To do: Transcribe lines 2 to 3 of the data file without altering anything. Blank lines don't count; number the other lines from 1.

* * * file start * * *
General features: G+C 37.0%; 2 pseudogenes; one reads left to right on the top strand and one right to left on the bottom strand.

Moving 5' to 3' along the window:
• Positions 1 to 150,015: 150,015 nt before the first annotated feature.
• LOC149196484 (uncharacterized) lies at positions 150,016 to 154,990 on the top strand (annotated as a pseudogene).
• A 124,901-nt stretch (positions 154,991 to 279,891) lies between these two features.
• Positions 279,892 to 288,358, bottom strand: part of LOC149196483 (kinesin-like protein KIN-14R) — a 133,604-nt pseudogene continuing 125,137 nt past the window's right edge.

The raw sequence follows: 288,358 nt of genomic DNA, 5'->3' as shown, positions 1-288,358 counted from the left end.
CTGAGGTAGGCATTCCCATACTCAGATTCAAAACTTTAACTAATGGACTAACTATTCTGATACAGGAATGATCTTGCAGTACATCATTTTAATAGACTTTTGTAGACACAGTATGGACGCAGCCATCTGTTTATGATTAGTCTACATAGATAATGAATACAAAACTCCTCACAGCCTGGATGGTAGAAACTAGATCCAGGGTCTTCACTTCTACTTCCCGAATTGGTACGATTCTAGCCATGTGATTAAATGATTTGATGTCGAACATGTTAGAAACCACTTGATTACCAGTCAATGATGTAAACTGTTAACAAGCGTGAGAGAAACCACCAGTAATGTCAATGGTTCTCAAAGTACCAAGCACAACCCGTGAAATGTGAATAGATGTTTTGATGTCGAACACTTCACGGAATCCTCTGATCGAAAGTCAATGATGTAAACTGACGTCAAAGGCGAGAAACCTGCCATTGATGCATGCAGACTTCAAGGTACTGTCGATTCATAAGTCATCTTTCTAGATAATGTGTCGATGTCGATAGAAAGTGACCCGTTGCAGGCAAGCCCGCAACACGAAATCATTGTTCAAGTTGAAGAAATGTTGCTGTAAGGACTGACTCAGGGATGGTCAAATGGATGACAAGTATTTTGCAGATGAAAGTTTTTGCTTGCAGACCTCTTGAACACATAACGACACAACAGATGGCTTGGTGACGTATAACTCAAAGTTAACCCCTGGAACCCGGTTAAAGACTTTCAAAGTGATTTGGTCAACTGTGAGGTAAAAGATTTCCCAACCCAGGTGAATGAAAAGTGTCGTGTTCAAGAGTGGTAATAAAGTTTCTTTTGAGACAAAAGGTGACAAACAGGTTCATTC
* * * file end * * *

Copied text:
Moving 5' to 3' along the window:
• Positions 1 to 150,015: 150,015 nt before the first annotated feature.